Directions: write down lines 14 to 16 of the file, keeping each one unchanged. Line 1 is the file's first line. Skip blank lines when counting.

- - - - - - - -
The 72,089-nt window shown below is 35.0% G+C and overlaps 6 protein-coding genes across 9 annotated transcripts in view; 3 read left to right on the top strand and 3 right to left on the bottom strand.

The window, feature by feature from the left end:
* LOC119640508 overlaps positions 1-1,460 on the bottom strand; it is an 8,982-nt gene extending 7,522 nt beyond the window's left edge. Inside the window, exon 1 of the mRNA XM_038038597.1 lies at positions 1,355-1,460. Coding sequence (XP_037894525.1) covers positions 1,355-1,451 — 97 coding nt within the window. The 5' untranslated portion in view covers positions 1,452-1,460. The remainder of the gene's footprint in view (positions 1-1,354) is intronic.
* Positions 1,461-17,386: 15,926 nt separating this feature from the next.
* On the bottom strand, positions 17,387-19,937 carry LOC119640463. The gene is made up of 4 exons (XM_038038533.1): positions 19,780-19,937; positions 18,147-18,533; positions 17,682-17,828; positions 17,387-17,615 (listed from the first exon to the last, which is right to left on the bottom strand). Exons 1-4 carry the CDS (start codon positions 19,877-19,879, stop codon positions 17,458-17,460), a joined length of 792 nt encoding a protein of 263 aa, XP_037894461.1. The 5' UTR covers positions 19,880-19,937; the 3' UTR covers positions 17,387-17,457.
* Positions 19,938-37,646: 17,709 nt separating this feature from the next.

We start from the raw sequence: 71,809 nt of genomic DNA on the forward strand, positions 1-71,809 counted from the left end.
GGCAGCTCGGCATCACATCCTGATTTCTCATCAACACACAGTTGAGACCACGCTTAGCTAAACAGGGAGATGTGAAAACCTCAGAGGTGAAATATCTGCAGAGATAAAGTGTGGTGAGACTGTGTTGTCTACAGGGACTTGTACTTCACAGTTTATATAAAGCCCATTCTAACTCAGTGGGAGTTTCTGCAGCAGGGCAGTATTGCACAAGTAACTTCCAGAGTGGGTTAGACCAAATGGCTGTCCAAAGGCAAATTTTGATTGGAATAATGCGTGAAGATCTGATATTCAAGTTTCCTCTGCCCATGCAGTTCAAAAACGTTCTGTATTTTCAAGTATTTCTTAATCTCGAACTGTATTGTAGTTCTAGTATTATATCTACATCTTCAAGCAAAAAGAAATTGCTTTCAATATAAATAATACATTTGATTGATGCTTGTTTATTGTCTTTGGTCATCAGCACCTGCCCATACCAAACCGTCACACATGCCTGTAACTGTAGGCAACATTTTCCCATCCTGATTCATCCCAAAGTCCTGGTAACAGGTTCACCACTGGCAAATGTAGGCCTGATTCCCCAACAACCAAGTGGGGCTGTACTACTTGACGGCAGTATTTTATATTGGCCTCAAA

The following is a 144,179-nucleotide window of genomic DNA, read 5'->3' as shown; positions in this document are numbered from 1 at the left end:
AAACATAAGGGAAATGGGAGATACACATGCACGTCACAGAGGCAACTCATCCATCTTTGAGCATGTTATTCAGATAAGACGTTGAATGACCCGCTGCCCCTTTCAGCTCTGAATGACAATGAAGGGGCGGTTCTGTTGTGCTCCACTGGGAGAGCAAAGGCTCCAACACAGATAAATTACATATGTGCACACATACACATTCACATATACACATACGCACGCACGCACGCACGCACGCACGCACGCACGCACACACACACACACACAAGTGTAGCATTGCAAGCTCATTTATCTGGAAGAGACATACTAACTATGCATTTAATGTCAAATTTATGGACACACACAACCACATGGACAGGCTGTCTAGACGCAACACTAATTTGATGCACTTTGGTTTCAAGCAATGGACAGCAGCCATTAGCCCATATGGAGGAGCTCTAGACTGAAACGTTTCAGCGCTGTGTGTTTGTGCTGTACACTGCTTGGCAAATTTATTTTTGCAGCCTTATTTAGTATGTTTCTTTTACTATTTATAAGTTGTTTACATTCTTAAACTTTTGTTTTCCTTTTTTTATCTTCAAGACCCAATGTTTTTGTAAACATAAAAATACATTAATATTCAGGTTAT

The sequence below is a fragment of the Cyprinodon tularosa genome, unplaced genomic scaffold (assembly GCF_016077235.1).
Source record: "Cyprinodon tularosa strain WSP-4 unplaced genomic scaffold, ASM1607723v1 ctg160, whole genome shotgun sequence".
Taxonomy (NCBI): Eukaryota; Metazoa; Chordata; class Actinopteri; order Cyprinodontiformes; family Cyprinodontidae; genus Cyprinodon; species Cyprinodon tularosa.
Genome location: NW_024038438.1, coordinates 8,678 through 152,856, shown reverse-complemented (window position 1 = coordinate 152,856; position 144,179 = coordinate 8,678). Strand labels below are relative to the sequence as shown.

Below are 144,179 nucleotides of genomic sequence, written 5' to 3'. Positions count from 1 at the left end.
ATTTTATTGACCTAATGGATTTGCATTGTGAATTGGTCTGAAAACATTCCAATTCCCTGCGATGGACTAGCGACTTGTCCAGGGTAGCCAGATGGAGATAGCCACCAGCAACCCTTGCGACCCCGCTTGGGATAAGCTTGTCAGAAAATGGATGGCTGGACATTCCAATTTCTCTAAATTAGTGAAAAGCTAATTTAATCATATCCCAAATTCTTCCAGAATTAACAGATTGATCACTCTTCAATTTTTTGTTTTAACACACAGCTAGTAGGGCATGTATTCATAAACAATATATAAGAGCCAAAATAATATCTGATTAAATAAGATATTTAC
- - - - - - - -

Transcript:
Genome location: NW_024038438.1, coordinates 8,678 through 152,856, shown reverse-complemented (window position 1 = coordinate 152,856; position 144,179 = coordinate 8,678). Strand labels below are relative to the sequence as shown.

Below are 144,179 nucleotides of genomic sequence, written 5' to 3'. Positions count from 1 at the left end.
ATTTTATTGACCTAATGGATTTGCATTGTGAATTGGTCTGAAAACATTCCAATTCCCTGCGATGGACTAGCGACTTGTCCAGGGTAGCCAGATGGAGATAGCCACCAGCAACCCTTGCGACCCCGCTTGGGATAAGCTTGTCAGAAAATGGATGGCTGGACATTCCAATTTCTCTAAATTAGTGAAAAGCTAATTTAATCATATCCCAAATTCTTCCAGAATTAACAGATTGATCACTCTTCAATTTTTTGTTTTAACACACAGCTAGTAGGGCATGTATTCATAAACAATATATAAGAGCCAAAATAATATCTGATTAAATAAGATATTTAC